A. du Bois-Pedain: Transitional Amnesty in South Africa

Transitional Amnesty in South Africa.

du Bois-Pedain, Antje
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Rezensiert für H-Soz-Kult von
Ulf Engel, Institut für Afrikanistik, Universität Leipzig

The cumbersome, but highly successful process of a negotiated transition from apartheid to democracy in South Africa, 1989-1994, was made possible because the major conflict parties – the African National Congress (ANC) on the one hand and the ruling National Party (NP) on the other – agreed to substantial compromises and carefully navigated around the danger of escalating political violence. One of the most important of these compromises was the way in which the country reached out to perpetrators of violence from all political parties and offered amnesty to those who fully disclosed their politically motivated offences rather than seeking justice and prosecute all suspected perpetrators of human rights violations. This process was administered under the Promotion of National Unity and Reconciliation Act No. 34 of 1995 and organised by the Truth and Reconciliation Commission (TRC)[1]. The commission was established in 1995 and chaired by Archbishop Desmond Tutu. The TRC had to deal with gross human rights violations committed by the South African security forces and its proxies as well as by the African liberation movements. It looked at state ordered clandestine assassinations, torture, massacres, violent fights between rivalling African movements, the activities related to the so-called third force during the transition period, white terrorism and other politically motivated crimes. To some observers the TRC process was highly successful and part of the South African ‘miracle’, others called it a total failure. Those perpetrators who did not disclose their atrocities often went unchallenged; ‘truth’ was not always established and the process was not advancing ‘justice’; however, many victims for the first time were given a chance to speak out in public and receive recognition of their fate.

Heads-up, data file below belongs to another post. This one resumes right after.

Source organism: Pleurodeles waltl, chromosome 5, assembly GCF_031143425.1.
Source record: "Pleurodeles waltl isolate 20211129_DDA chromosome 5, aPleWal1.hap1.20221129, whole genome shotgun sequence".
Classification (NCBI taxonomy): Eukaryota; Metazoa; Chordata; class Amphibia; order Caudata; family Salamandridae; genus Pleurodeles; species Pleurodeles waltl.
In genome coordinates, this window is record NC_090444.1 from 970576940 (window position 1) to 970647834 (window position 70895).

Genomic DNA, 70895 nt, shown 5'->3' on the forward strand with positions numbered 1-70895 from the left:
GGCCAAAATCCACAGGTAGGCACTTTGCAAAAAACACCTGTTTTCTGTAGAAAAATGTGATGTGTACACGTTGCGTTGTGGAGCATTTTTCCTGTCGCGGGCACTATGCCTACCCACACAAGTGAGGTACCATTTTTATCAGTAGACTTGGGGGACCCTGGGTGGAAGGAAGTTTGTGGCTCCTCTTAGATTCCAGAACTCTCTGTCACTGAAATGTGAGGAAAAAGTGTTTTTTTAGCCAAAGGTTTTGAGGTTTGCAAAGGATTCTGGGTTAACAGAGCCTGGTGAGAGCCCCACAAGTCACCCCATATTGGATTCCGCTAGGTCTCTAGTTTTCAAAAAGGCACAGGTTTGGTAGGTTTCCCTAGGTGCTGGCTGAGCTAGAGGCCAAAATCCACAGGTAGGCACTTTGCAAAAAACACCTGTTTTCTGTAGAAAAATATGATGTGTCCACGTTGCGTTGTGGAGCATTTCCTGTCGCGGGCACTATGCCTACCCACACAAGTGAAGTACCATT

In her monograph Antje du Bois-Pedain provides the fullest academic analysis of the TRC process to date. The book is based on the author’s PhD and a related research project carried out at Humboldt-University in Berlin. Du Bois-Pedain is a lawyer, trained in Hamburg, Oxford and Berlin. Her research focuses on criminal law, transitional justice, legal theory and medical law. Currently she lectures criminal law and medical law at undergraduate level and philosophy of criminal law at the Faculty of Law, Magdalene College, University of Cambridge. ‘Transitional Amnesty in South Africa’ is based on a meticulous analysis of some 1,000 amnesty decisions made by the TRC’s Amnesty Committee and the TRC Report which was published in October 1998 (vol. 1 to 5) and March 2003 (vol. 6 to 7). The book is divided into nine chapters in which Du Bois-Pedain firstly introduces the amnesty scheme, including the Amnesty Committee and the judicial review of amnesty decisions. She then looks in detail at the practice of the Amnesty Committee and its interpretation of the political offence requirement. She discusses the concept of full disclosure and analyses the main goals followed in the amnesty process: truth recovery, victim empowerment and perpetrator accountability. Finally she contextualises South Africa’s conditional amnesty process in international law. While the Amnesty Committee clearly is at the fore of this volume, less light is shed on the activities of the Human Rights Violation Committee or the Reparation and Rehabilitation Committee.

Antje du Bois-Pedain argues that the amnesty process was successful, ‘as manifested by its ability to attract relevant applications’ (p. 336) – the ‘success rate of bona fide amnesty applications [were] exceptionally high’ (p. 9 – i.e. 88.3%; p. 80). Yet she also admits that the ‘truth’ recovered in the amnesty process was ‘often flawed and incomplete’ (p. 337). However, according to the author this has to be balanced against the information conventional trials would have unveiled. Among the positive results of the process, she lists the fact that victims could participate in meaningful ways. In any case, the TRC process turned out to be a ‘rite de passage’ to democracy. Despite all the ambivalences mentioned above, with the TRC process the major political players in South Africa constructed a feasible script for dealing with the problems associated with the legacy of violence in South Africa during apartheid and the liberation struggle. In her excellent study Antje Du Bois-Pedian reasons that neither the course of the transition nor the amnesty process was a foregone conclusion. Put into perspective – around 1995 levels of political violence were still fairly high, some of the players involved exercised de facto veto power to block or at least seriously derail the transition –, to many South African victims conditional amnesty may indeed represent a second best option only, but politically it may have been the only one which was feasible.


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